The Pine Bluff Wastewater Utility Commission on Monday voted to hire a Louisiana construction company to build the Phillips Road Pump Station.


Craig Johnson, consulting engineer for Crist Engineers Inc., presented commission members with information concerning bids received on June 5 from construction companies interested in taking on the project. The wastewater utility commission hired Crist Engineers in March 2017 at a cost of $380,000 to design a pump station between Hazel Street and Taylor Phillips Road and to provide construction administration services.


A total of four companies placed bids for the work, including Haren Construction Company, J.S. Haren Company, Max Foote Construction Company and McInnis Brothers Construction. Each company bid a base amount of $3,874,000, $5,891,740.22, $3,327,417 and $3,149,999, respectively.


McInnis Brothers Construction, who are familiar with the area, expressed interest in acquiring local manpower to carry out the project, Johnson said. A contract between the two companies is scheduled to be created this week and will be valid for one year upon signing.


Johnson said services are expected to start up around this time next year.


“There will not be a rate increase,” said Ken Johnson, general manager of Pine Bluff Wastewater Utility, in regards to the rate customers currently pay for their services and how the Phillips Road Pump Station will affect them. Instead, a rate increase that took effect in 2015 is funding the project.


In other construction-related news, Suncoast Infrastructure Inc., the company responsible for performing cured-in-place pipe repairs for Pine Bluff Wastewater Utility, was scheduled to begin work on June 2 but were a no-show for the first week of repairs.


Cured-in-place pipe, or CIPP, repairs prevent large-scale pipes from leaks and infiltration by placing a lining inside of sewer pipes using Perma-liner and MaxLiner installers. The process requires no digging which significantly lowers costs, and is environmentally-friendly.


After pushing back starting efforts for a week, Suncoast Infrastructure Inc. began completing three-day work weeks that spanned 30 to 40 hours between Monday mid-mornings to Thursday afternoons with little noticeable progression over the past few weeks.


“I don’t like having to push contractors,” Ken Johnson said.


Suncoast Infrastructure Inc. contacted Pine Bluff Wastewater Utility prior to the commission meeting to inform them of some equipment issues they are currently handling that would result in the construction crew having to delay Monday’s start time. Commission members believed there was a strong chance the company would not show altogether which will further slowdown progress.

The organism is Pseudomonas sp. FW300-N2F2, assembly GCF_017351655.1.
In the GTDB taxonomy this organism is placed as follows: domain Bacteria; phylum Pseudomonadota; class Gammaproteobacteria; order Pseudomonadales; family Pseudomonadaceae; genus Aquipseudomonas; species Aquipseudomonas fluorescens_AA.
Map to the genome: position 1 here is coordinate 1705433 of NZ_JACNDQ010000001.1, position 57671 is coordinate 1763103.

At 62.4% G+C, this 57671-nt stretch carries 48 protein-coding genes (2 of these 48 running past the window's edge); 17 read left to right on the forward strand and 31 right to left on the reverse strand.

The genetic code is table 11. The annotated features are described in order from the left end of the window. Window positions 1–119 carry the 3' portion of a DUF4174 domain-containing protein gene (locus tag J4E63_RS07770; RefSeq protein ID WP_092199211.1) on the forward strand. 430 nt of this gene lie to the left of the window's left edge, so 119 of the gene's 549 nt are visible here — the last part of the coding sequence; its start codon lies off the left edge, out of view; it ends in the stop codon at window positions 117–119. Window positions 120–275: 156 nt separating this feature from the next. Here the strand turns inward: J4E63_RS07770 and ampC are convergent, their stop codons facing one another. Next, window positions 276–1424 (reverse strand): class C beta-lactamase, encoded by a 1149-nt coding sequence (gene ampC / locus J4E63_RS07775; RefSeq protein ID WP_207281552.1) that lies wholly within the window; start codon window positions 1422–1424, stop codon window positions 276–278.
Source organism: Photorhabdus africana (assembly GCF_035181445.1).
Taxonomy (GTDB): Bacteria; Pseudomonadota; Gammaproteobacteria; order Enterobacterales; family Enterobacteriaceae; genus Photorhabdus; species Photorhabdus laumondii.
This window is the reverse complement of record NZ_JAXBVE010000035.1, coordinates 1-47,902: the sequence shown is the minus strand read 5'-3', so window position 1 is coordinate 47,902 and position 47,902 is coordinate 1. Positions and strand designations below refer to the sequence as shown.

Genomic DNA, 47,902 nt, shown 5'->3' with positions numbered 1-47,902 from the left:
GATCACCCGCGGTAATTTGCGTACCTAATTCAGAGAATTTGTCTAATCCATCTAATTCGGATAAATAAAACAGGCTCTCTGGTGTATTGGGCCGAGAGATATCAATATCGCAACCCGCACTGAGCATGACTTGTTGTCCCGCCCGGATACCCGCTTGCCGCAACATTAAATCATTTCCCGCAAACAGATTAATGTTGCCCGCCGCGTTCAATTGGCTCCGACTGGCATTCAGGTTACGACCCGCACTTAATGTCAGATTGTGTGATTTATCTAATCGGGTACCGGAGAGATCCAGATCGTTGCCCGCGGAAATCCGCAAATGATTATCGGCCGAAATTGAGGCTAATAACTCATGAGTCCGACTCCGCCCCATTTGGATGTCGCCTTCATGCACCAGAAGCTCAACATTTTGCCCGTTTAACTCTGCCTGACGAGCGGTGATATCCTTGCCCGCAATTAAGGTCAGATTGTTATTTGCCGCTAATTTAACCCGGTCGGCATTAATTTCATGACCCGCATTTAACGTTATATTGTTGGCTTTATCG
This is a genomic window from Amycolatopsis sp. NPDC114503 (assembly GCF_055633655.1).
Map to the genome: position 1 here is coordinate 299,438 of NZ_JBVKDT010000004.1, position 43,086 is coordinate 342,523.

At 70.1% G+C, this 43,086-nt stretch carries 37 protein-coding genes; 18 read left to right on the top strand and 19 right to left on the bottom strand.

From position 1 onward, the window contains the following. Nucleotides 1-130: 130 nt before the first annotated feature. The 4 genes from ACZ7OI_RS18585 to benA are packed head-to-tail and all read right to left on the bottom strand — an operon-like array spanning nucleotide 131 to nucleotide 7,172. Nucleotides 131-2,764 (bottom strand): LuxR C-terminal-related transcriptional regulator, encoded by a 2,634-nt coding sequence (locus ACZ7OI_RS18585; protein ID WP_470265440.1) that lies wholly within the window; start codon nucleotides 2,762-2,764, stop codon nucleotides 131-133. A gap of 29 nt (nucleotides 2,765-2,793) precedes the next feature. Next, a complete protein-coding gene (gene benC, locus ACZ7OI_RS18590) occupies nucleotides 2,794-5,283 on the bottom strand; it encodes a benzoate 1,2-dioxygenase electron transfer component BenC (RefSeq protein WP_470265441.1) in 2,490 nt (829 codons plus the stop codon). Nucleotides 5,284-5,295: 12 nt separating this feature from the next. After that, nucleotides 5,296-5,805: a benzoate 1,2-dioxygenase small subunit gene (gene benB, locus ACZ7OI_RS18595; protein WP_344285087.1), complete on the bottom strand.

“Excuses are unacceptable,” Ken Johnson said.


He told commission members that legal repercussions would ensue if the company is unable to fulfill their 120-day contract requirements by Oct. 1, as originally discussed, with documentation from previous projects to support claims against Suncoast Infrastructure Inc.


Ken Johnson also shared concern for the current relationship status between Pine Bluff Wastewater Utility and Watson Chapel Water Association.


Pine Bluff Wastewater Utility received a fax from Watson Chapel Water Association on May 31 notifying them of the immediate termination of sewer fee collection for services provided by the utility.


Ken Johnson was able to secure a 90-day extension for the cut-off notice, which will be dedicated to determining the reasoning behind the sudden termination of collections, and find reasonable solutions to the problem and salvage the agreement that has been in place since 1982.


According to Ken Johnson, a board meeting is scheduled for Tuesday at 5:30 p.m. at Watson Chapel Water on Sulphur Springs Road where he hopes to work out the situation. He has taken his concerns up with Pine Bluff Mayor Shirley Washington, who said she plans to be in attendance on Tuesday evening.


While Pine Bluff Wastewater Utility faced problems surrounding their recent business and construction ventures, they took a moment to celebrate receiving the award for Excellence in Management Silver Recognition that will be presented on July 24 during the NACWA Utility Leadership Conference.


This award honors the utility’s commitment to sustainable, successful programs that exemplify the attributes of an effectively managed utility.


The utility also managed to stay under budget for the month of May, according to financial reports.


Total revenues for the month equaled $588,330.98 and breaks down as follows: Liberty Utilities and Hwy 63 customers, $495,291.87; Watson Chapel Water, $3,274.97; Hardin Water, $4,541.93; Industrial Surcharge, $55,579.47; Wholesale – City of White Hall, $19, 423.28; Special Purpose – Waste Management, $8,050.00; Other revenue, $1600.00; Net Non-operating Income, $569.46.


Expenses came to $563,625.60 for May with the following contributing to the total: Collections and Prevention Maintenance, $101,543.50; Pump Stations, $63,468.43; Environmental Compliance, $78,290.25; Technical Services, $15,256.07; Customer Accounting, $14,057.39; Administration, $129,107.16; Taxes, $15,922.27; Capital Expenditures, $116,000.00; Other Deductions, $29,980.53.


The utility accumulated $520,475.11 in cash receipts from United Water, and $838.60 in customer write-offs for the month. Collection of accounts previously written off as uncollectible for the month was $2,645.16.